At the core of cyberpunk is a hard-edged dystopian realism, an aesthetic that can be seen in its depiction of the collapse of technological, post-industrial utopias. It was a reaction against the antiseptic, relentlessly sanitised vision of much earlier classical science fiction and presents a postmodern backlash against the utopian SF of previous generations, when authors like Isaac Asimov and Hal Clement wrote stories embedded with the modernist confidence that scientific humanism would exert a degree of moral and ethical control over technology. Cyberpunk’s representation of technology marks a sharp departure from that early science fiction, with a distinct nihilism and diminished sense of optimism in technology.

Many stories are particularly focussed on the breakthrough in biotechnologies and the interfaces of humans and computer technologies through cybernetic limbs, implanted circuitry and genetic alterations. Cyberpunk’s most common emblems are the implants that allow people to directly ‘jack in’ to computer networks, or to plug in modules that give them access to additional memory, skills or even personalities. In stark contrast to earlier science fiction, technology is visceral in the cyberpunk aesthetic; “it’s pervasive, utterly intimate. Not outside of us, but next to us. Under our skin, often inside our minds”, according to Bruce Stirling, one of the very earliest trailblazers of the genre. One of the archetypal characters that represent this invasive melding of biotechnology and computer implants with human bodies is Johnny Mnemonic, a freelance ‘data courier’ who undergoes cybernetic surgery to implant a data storage system in his head. The system allows him to store digital data too sensitive to risk transmission on computer networks and Johnny makes a modest living physically transporting sensitive information for corporations, underworld crime rings and wealthy individuals.

The authors of cyberpunk have been fascinated by the image of a decrepit post-industrial world governed by huge multinationals and inhabited by rampant subcultures and its themes of urban disintegration are recognisably and painstakingly drawn from the condition of contemporary society, with the intensely visceral prose of William Gibson and other cyberpunk authors capturing the images of uncontrolled urban sprawl and environmental decay. The classic opening line of Gibson’s novel Neuromancer embodies the cyberpunk aesthetic: “The sky above the port was the colour of television, tuned to a dead channel” and Gibson’s post-industrial landscapes are permeated by physical refuse and ecological decay. Tokyo Bay is a “black expanse where gulls wheel above drifting shoals of white styrofoam”, urban areas in the United States and Japan coalesce into massive ‘sprawls’, pouring rains and fog-blanketed, trash-strewn alleyways, where punk subcultures and data scavengers roam endlessly amidst the seedy, decaying streets.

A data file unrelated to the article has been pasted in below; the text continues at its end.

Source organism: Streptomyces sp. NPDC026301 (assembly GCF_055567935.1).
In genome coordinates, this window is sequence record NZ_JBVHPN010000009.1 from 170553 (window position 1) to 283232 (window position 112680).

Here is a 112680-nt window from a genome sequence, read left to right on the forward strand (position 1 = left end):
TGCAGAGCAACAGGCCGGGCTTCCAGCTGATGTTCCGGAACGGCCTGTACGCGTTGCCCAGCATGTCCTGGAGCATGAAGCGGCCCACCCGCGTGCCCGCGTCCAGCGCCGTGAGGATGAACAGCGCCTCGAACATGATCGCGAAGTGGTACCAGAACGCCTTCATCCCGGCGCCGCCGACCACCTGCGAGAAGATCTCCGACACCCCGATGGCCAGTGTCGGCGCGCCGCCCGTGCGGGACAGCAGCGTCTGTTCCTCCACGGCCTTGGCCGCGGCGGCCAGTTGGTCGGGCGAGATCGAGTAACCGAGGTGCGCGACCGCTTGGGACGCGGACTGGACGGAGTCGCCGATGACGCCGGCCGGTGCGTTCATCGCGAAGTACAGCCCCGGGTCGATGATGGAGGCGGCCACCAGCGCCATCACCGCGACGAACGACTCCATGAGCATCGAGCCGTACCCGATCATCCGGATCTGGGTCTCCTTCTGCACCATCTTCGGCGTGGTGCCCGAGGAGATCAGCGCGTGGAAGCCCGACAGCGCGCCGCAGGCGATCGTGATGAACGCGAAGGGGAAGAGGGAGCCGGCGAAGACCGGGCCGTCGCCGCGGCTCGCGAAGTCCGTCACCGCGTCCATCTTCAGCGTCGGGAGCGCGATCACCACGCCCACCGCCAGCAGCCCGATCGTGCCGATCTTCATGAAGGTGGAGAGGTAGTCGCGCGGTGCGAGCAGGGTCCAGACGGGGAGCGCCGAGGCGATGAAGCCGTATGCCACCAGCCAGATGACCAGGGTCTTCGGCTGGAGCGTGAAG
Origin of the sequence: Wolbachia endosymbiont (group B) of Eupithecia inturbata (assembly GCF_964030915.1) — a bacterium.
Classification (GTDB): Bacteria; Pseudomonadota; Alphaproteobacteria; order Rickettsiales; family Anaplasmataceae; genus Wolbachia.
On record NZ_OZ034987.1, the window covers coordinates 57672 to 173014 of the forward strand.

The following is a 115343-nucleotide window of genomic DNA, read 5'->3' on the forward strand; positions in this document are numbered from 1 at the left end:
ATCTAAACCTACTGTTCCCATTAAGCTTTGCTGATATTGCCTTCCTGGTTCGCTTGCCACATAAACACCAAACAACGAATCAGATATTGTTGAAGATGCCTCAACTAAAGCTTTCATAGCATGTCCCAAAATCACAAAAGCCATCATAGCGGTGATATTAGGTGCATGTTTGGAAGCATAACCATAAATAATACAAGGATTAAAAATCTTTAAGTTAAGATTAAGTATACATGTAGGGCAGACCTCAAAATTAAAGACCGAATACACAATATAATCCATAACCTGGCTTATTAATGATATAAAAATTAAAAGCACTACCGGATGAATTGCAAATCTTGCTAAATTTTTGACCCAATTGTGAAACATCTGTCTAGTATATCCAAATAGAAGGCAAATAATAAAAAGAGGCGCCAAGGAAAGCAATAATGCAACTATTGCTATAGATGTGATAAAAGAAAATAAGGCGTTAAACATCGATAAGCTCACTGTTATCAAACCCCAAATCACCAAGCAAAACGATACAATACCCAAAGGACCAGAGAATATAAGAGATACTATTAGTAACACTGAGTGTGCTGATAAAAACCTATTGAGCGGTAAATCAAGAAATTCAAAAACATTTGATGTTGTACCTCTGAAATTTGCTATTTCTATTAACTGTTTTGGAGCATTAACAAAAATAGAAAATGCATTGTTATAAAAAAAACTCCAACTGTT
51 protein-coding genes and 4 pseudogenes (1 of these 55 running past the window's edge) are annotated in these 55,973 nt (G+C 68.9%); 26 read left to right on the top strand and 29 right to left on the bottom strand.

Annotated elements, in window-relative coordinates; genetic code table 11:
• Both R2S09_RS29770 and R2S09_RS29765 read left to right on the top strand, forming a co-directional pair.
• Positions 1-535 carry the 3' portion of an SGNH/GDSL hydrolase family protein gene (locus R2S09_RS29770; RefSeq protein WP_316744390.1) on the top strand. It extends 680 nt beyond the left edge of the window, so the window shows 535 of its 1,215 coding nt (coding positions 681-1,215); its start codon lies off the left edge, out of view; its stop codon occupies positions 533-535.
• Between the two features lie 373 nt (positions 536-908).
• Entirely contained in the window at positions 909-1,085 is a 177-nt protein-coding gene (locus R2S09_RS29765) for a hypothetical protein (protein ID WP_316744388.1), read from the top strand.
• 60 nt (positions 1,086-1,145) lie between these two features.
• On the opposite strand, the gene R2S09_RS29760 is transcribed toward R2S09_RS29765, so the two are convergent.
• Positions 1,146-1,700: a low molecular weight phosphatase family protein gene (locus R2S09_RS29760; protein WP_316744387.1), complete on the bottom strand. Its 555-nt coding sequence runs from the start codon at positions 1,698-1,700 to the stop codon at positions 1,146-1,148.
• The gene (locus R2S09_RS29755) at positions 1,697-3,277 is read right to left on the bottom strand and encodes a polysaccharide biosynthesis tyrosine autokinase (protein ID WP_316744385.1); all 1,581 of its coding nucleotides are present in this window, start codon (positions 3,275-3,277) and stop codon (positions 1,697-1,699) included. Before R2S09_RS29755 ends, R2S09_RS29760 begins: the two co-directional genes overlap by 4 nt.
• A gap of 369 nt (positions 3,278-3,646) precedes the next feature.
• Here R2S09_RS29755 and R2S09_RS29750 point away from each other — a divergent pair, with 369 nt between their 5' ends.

Cyberpunk is really the first genre of science fiction to grapple with the emerging capability of technology and computer networks to act both as levers of authoritarian control, but also as vehicles that can open up space for social, political and cultural resistance. That’s the dichotomy at the heart of the cyberpunk genre and also, ya know, just provides a lot of really cool opportunities to tell stories about hackers pulling off major heists against giant multinational corporations and mega-rich tech barons and, at the end of the day, who doesn’t love that?